The second edition of "The Next Plague and How Science Will Stop It" comes with a new preface for COVID-19. Download a free copy!
There's nothing magical about a rattlesnake. Just because rattlesnakes are tough and cool doesn't mean that you'll be tough and cool if you eat them. Instead, you might just be a dope.
The diagnostic criteria for high blood pressure are evolving. Should patients who are fine in the office, but hypertensive all the rest of the day, be considered as having high blood pressure? Should they be treated? Let's take a closer look.  
Given widely-varying belief systems about medicine and health, it shouldn't be surprising that these also exist when it comes to what causes cancer. But surprisingly, cancer belief systems don't significantly impact lifestyle behavior. 
Sepsis, sometimes inaccurately referred to as blood poisoning, is sparked by the body’s reaction to infection. Between 12 and 25 percent of patients with sepsis will die during hospitalization. Sepsis contributes to one-third to one-half of all in-hospital deaths.
Despite the reality of measles, rotavirus, and a plethora of other infectious diseases, there's yet another anti-vaccine movement afoot in California. And its aim is to turn the clock back to the 10th Century.
A case of the "stomach flu" is bad enough, so the last thing we need is our own immune system making it worse. But that's just what can happen, courtesy of an obscure component in the intestinal lining called tuft cells. These little devils help us fight off parasites. But they also give norovirus a place to replicate and a reservoir in which to reside.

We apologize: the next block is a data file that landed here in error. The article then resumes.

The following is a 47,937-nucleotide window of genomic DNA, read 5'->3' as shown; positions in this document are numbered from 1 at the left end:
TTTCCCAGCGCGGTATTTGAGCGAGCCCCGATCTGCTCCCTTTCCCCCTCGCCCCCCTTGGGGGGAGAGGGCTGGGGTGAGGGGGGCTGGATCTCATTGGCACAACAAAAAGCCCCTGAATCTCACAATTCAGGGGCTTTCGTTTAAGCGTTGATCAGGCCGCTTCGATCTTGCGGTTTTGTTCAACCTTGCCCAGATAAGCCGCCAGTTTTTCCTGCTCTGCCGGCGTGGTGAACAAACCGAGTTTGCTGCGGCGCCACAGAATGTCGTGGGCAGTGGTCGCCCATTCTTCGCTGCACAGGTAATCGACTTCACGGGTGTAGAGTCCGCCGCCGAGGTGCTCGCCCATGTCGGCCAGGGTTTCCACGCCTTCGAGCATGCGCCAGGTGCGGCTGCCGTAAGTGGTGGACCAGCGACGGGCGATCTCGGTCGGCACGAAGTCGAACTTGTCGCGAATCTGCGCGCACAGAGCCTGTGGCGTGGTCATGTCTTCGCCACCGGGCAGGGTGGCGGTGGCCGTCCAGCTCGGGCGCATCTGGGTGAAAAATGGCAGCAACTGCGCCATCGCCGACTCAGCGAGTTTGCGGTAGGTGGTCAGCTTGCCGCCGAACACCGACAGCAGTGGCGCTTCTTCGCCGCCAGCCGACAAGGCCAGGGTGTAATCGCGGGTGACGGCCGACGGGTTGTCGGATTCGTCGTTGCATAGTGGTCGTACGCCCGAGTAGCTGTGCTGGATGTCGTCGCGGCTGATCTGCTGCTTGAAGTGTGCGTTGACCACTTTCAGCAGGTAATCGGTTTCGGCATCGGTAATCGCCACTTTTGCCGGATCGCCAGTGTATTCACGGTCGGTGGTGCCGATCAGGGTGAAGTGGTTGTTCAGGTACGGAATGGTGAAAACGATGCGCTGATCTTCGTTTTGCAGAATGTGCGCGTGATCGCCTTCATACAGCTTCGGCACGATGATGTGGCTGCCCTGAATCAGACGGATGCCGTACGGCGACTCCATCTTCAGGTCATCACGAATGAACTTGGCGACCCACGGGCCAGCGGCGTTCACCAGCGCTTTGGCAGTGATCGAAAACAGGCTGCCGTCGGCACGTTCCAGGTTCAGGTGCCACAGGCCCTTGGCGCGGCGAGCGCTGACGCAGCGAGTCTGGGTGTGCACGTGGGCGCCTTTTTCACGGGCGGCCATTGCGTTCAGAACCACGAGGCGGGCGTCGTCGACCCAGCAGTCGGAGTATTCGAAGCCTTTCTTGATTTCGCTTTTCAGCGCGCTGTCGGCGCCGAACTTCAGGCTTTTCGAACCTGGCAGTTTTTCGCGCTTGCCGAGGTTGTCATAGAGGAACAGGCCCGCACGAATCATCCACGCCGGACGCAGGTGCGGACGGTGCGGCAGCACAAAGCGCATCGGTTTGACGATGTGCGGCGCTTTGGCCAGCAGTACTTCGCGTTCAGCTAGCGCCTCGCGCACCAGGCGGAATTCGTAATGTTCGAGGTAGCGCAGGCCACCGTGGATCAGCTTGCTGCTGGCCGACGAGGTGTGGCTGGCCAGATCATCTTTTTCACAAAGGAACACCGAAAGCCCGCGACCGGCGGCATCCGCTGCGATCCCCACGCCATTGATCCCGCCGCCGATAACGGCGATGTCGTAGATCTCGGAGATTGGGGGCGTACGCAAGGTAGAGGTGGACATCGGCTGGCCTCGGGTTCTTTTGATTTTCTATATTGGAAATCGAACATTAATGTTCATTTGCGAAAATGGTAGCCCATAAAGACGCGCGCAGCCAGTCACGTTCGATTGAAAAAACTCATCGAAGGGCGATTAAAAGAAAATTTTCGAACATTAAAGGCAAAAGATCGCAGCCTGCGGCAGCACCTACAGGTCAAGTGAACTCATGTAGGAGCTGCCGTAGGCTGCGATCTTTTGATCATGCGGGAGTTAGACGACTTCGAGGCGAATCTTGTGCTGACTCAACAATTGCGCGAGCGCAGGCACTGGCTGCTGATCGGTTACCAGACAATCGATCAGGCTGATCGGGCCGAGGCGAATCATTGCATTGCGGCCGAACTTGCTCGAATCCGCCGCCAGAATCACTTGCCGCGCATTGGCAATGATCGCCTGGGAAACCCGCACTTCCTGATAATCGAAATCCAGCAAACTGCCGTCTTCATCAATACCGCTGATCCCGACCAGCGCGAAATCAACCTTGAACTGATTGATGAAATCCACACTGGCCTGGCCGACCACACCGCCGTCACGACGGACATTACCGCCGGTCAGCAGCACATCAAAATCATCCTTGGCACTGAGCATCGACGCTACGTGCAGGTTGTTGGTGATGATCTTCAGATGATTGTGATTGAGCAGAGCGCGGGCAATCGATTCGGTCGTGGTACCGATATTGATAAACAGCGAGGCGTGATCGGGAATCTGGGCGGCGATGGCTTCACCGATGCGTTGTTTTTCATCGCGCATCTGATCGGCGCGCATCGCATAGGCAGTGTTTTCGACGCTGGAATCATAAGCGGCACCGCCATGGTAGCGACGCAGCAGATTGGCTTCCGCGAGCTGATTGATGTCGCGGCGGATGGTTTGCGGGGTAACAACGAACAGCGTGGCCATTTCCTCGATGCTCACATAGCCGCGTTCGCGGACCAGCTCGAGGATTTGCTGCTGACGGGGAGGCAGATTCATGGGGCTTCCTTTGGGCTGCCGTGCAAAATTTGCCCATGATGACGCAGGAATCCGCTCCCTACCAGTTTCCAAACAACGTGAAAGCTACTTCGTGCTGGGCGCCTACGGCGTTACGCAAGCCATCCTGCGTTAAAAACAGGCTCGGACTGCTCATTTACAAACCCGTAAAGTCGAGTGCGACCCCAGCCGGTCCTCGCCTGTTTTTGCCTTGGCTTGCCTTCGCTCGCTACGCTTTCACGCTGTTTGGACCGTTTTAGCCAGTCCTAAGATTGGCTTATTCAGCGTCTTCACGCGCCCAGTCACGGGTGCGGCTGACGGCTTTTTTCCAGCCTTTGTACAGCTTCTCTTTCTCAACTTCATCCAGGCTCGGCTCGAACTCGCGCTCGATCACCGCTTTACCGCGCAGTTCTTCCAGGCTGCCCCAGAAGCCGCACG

Science and medicine often move in small, incremental steps. A framework for researchers studying Alzheimer's Disease won't make the evening news, but it is a victory in a much longer battle. We should pause to acknowledge the quiet work of our scientists and clinicians. 
One of the biggest goals of autism research is to determine its cause. And one of the best ways to achieve that is to rule out the things that don't cause it. So let's acknowledge this month by doing just that.
High blood pressure is not a static event, it's dynamic, the result of multiple causes changing at different rates. Treating high blood pressure, or any disease, as a static process makes our models more inaccurate.
Stress incontinence is a significant health problem for women who have given birth. But we know little about its causes or how it develops over time. Here's a closer look at this concern.
In 1995, an activist husband-and-wife team published Dressed to Kill: The Link Between Breast Cancer and Bras. Because scaring people is an excellent way to make money, it's time for a second edition this year. Also, they're recruiting women into a sham cohort study to "prove" their wacky belief that the latter causes the former.